Characters Discussed (Cyclopedia of Literary Characters, Revised Third Edition)
Baron Axel Heyst
Baron Axel Heyst, a man who has deliberately attempted to stand aloof from life, an effort that has made him a pathetic man if not a tragic one. He is innately and fastidiously virtuous, but by detaching himself from the entanglements and consequences of experience he has made himself incapable of coping with evil. Consequently, when he is forced to defend Lena, the only person he has ever dared or tried to love, he fails miserably and destroys himself. He is characterized aptly by epithets: His apparent willingness to drift forever within a “magic circle” in the East Indies earns him the name “Enchanted Heyst”; his naïve optimism, the “Utopist”; his attempt to establish organized trade in the islands, “the Enemy”; his isolated retirement on Samburan, “the Hermit”; and his alleged exploitation of Morrison, his former partner, “the Spider.” After Lena dies as the result of a wound inflicted by Mr. Jones, Heyst sets fire to his bungalow and burns himself and her body.
Lena, the new name Heyst gives to Alma, a young entertainer in Zangiacomo’s orchestra, after he meets her while she is performing at Wilhelm Schomberg’s hotel in Sourabaya. He quixotically thinks that the new name symbolizes her break with her sordid past. It is to Lena that the “victory” of the title applies. Realizing that Heyst is completely incapable of meeting evil with action, she resolves, out...
(The entire section is 830 words.)
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Whatever happens in Victory, readers must admit that it contains a memorable cast. The central figure is Axel Heyst, a Swedish Count, and the son of a disenchanted philosopher whose pessimistic books discourage involvement in life. The elder Heyst, whose influence hangs over his son's actions, much as his portrait hangs in Heyst's bungalow, appears to have espoused a philosophy modeled on Arthur Schopenhauer's intellectual pessimism. Perhaps more relevant to a discussion of the younger Heyst is the presence of several parallels between Heyst and Hamlet. Both Hamlet and Heyst are Scandinavian in heritage, both are aristocrats, both are greatly influenced by a father's spirit, and both are brooding and philosophical personalities whose characteristic stance is a detachment from action and involvement in human life.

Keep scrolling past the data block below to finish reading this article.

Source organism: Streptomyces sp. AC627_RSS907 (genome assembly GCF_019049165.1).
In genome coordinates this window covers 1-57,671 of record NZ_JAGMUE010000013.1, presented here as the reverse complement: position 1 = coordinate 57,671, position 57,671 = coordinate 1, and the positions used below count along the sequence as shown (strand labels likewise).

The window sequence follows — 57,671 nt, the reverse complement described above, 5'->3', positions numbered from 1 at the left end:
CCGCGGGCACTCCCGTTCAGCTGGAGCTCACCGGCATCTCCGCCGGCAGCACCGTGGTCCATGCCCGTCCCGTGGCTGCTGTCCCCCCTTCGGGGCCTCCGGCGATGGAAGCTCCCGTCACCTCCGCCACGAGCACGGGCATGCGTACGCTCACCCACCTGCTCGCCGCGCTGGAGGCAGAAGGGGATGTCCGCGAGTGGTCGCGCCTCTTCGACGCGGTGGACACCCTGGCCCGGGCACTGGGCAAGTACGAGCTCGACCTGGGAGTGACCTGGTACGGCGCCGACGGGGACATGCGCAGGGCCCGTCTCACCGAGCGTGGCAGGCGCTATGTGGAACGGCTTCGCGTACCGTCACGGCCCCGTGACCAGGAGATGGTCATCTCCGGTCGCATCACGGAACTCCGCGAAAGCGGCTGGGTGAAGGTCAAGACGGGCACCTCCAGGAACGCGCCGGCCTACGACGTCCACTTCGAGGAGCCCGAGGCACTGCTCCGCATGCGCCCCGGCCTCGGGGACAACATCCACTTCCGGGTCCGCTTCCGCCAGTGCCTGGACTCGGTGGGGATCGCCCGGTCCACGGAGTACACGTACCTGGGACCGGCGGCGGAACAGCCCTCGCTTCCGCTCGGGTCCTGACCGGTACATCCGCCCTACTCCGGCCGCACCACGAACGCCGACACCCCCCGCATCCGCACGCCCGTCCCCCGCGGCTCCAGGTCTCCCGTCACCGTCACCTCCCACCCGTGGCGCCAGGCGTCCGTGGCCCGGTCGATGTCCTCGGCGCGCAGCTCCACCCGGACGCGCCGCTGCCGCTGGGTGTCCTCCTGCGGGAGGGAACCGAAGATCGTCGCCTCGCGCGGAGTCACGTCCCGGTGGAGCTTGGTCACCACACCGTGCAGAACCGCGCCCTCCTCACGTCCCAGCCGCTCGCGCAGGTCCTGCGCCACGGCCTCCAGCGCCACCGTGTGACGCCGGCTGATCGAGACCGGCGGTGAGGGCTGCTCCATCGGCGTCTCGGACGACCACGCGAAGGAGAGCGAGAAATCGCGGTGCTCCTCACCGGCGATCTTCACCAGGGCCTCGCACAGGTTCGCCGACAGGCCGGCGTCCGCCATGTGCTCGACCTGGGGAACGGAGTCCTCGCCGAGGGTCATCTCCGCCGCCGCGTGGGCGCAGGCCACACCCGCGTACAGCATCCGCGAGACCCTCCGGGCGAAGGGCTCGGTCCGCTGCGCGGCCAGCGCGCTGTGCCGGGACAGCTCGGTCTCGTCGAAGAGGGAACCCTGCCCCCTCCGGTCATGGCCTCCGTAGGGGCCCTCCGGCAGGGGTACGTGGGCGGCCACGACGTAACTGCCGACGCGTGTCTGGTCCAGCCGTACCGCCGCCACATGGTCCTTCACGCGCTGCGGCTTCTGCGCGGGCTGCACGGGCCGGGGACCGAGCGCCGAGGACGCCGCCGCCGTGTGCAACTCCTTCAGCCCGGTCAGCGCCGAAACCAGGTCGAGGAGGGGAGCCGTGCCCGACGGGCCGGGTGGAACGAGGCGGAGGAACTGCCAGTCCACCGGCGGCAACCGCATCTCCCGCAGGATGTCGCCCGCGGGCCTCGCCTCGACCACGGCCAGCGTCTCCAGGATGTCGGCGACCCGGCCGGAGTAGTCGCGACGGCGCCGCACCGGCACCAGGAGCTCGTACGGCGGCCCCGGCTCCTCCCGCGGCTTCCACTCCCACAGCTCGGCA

The parallels extend further. Heyst's sympathetic actions toward Morrison and Lena lead him away from his isolation from humanity and involve him with others, much as Hamlet's acts of kindness and his feeling for Ophelia take him away from his brooding on revenge. Heyst's immediate failure to act decisively when Lena and he are threatened is also Hamlet-like, and his suicide after Lena's death reaffirms parallels with Hamlet, whose methods of avenging his father turn out to be self-destructive.
In Heyst, Conrad seems to have written a study about the attractions of withdrawal from humanity and the tragedies attendant on such...
(The entire section is 1507 words.)